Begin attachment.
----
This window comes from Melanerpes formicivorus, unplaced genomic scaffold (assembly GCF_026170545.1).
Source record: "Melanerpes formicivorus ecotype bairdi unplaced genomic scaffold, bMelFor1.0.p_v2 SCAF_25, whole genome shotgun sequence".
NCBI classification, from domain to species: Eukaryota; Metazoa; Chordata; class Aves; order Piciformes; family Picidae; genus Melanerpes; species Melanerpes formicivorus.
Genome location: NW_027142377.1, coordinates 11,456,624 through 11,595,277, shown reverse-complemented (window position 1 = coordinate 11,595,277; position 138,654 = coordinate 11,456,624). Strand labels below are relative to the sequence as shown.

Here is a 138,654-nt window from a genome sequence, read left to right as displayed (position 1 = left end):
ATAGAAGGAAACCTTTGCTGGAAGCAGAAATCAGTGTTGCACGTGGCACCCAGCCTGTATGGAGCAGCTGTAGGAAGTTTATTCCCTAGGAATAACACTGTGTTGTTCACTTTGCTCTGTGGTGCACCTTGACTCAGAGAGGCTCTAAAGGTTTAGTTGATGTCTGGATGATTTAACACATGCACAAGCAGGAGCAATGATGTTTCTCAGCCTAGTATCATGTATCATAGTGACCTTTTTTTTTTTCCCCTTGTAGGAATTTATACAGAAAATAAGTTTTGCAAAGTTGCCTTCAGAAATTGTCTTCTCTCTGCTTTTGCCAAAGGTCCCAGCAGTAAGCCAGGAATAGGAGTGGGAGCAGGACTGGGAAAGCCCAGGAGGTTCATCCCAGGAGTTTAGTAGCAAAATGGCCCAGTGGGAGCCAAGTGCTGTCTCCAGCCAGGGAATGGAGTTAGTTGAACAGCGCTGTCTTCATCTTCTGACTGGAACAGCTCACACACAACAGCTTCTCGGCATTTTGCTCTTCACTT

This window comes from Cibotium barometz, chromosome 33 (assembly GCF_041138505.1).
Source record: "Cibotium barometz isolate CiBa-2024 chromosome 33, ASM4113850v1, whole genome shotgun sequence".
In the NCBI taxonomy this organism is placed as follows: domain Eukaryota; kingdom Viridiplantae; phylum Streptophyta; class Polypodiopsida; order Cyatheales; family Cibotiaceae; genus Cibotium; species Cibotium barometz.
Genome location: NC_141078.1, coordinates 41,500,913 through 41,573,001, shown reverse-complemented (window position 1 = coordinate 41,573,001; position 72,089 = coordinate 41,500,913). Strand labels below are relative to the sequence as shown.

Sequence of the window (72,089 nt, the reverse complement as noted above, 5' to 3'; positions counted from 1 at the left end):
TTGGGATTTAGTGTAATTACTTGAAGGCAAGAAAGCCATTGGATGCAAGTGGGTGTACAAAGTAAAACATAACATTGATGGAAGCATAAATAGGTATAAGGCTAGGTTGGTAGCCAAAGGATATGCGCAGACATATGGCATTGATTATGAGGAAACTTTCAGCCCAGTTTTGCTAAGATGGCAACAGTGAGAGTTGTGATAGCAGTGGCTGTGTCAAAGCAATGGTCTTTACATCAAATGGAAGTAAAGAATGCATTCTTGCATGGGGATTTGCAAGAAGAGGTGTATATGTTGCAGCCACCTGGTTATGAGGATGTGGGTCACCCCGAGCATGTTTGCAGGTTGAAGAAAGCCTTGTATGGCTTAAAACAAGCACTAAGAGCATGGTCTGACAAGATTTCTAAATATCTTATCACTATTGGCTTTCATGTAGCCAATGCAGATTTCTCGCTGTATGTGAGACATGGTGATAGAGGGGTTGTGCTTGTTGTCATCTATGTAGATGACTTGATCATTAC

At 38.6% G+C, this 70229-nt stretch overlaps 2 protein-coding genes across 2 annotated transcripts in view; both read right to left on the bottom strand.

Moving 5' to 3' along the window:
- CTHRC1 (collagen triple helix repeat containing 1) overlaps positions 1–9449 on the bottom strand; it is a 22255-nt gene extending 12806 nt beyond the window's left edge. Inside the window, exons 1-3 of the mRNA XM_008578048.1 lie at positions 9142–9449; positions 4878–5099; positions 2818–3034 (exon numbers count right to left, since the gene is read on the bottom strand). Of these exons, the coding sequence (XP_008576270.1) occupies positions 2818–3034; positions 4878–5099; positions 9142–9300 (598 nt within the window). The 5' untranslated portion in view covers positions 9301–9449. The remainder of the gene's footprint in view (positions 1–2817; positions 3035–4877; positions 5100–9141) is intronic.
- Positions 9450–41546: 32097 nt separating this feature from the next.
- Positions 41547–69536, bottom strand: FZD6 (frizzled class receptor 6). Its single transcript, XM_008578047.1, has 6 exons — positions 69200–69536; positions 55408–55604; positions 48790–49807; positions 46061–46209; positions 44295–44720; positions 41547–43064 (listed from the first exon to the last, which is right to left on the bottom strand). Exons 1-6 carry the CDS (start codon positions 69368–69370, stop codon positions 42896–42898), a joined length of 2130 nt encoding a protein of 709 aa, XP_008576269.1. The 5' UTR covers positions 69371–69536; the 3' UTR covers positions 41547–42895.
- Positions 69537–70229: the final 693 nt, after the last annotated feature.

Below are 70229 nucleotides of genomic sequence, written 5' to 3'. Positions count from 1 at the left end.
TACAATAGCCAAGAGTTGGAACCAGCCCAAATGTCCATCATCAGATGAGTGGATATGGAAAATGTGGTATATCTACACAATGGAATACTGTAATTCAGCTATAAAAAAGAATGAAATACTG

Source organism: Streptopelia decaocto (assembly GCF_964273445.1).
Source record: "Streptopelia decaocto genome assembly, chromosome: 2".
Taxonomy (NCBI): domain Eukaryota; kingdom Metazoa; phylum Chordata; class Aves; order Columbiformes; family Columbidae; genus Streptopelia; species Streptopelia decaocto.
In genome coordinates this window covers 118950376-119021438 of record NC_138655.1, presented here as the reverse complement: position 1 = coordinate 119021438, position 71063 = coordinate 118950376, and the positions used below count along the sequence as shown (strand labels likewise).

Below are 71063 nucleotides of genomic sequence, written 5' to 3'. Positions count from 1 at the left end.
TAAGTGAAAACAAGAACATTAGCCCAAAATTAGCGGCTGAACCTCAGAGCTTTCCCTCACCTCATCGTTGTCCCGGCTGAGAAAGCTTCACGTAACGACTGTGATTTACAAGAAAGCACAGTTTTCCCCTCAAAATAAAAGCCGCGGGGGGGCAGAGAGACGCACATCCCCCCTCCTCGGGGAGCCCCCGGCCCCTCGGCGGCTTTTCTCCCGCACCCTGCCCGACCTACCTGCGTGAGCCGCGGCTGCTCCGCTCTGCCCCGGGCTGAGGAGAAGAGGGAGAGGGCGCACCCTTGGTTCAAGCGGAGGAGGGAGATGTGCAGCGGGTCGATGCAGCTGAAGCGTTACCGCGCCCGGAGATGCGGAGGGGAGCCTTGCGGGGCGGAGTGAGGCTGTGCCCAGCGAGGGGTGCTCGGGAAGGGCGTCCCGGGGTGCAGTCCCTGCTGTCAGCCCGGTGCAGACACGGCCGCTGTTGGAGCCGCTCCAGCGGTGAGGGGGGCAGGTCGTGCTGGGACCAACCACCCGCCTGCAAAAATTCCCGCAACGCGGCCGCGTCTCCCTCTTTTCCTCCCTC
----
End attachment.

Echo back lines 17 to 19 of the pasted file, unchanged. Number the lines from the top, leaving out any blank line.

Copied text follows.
- Positions 41547–69536, bottom strand: FZD6 (frizzled class receptor 6). Its single transcript, XM_008578047.1, has 6 exons — positions 69200–69536; positions 55408–55604; positions 48790–49807; positions 46061–46209; positions 44295–44720; positions 41547–43064 (listed from the first exon to the last, which is right to left on the bottom strand). Exons 1-6 carry the CDS (start codon positions 69368–69370, stop codon positions 42896–42898), a joined length of 2130 nt encoding a protein of 709 aa, XP_008576269.1. The 5' UTR covers positions 69371–69536; the 3' UTR covers positions 41547–42895.
- Positions 69537–70229: the final 693 nt, after the last annotated feature.

Below are 70229 nucleotides of genomic sequence, written 5' to 3'. Positions count from 1 at the left end.